William Henley, PhD

Professor William Henley holds a Chair of Medical Statistics at the University of Exeter Medical School and is Head of the Health Statistics Group. He has more than twenty five years of experience as an applied statistician in industry and academia.

Professor Henley received his undergraduate training in Mathematics at the University of Oxford. He has held postdoctoral positions in statistical epidemiology at the University of Oxford and the Animal Health Trust. Prior to joining the University of Exeter, he was Associate Professor (Reader) in Statistics in the Centre for Health and Environmental Statistics at Plymouth University. In 2010, he was seconded to the National Institute for Health Research (NIHR) Collaboration for Leadership in Applied Health Research and Care for the South West Peninsula (PenCLAHRC). He is a member of the South West Regional Funding Committee for the NHS Research for Patient Benefit Programme, and a member of the NIHR Stratified Medicine Working Group for using observational studies, registries and cohorts to design stratified trials.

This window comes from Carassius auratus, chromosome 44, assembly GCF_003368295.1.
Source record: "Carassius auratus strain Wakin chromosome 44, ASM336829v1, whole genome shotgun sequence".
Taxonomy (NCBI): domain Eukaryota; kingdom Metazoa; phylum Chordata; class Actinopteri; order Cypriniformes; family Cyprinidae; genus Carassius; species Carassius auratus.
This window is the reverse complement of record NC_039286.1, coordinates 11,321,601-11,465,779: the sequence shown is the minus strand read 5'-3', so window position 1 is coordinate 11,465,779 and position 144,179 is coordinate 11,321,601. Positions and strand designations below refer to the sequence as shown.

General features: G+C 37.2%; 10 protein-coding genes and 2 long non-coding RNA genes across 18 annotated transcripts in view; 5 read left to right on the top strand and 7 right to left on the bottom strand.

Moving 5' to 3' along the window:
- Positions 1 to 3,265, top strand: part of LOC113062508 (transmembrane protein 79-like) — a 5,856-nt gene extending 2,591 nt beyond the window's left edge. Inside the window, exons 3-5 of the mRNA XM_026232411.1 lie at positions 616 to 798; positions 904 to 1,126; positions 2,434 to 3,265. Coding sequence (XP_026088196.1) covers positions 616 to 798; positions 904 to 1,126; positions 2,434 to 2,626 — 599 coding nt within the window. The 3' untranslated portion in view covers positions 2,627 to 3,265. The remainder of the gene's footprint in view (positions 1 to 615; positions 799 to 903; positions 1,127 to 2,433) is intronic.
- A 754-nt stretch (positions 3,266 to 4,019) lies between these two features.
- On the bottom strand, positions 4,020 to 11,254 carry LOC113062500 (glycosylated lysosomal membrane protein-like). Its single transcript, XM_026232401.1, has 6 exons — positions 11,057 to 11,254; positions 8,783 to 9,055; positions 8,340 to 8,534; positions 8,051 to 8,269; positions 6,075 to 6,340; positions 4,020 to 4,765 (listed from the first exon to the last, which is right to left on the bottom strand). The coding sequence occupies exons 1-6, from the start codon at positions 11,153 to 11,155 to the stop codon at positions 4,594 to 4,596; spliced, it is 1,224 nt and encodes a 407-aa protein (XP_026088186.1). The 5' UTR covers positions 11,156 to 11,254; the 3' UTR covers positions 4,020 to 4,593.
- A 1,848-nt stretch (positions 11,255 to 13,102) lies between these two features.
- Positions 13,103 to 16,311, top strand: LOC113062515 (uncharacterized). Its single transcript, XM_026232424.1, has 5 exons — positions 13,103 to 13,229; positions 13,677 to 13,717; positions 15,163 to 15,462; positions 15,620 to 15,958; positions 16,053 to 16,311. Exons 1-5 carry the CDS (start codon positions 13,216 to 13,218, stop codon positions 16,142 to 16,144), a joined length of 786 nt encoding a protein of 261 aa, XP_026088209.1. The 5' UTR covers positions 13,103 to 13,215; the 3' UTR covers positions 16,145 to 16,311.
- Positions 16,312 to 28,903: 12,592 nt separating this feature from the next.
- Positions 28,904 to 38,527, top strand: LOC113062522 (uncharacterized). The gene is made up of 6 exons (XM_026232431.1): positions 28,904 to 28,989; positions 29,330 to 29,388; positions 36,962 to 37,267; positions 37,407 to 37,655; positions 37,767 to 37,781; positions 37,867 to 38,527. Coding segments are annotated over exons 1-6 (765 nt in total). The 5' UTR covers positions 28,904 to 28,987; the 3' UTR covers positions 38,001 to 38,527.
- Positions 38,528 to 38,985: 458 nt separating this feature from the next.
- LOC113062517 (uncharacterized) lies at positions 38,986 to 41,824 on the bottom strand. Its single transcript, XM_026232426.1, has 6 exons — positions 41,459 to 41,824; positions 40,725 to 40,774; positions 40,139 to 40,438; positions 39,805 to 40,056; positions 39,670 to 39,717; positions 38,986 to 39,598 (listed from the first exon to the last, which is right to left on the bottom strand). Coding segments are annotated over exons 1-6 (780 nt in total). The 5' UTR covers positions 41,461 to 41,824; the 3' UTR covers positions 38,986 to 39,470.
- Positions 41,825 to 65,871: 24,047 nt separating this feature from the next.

Professor Henley leads a programme of research on quasi-experimental analytic methods for conducting real-world evidence studies. Funded by the UK Medical Research Council Methodology Research Programme, his research group has developed extensions to the Prior Event Rate Ratio method, a promising approach to addressing hidden confounding in effectiveness studies using data from electronic medical records or large cohort studies.

Professor Henley is Exeter Lead for the Clinical Practice Research Datalink (CPRD) and has been involved in the design, analysis and reporting of a wide range of pharmacoepidemiological studies using data from CPRD. He jointly leads a project funded by NIHR Research for Patient Benefit to evaluate whether statins modify the effectiveness of the influenza vaccine using data from primary care records. He is providing statistical leadership for several observational studies to stratify risk and assess interventions for COVID-19 and long COVID. He has authored more than 170 peer- reviewed publications and has a Google Scholar h-index of 50.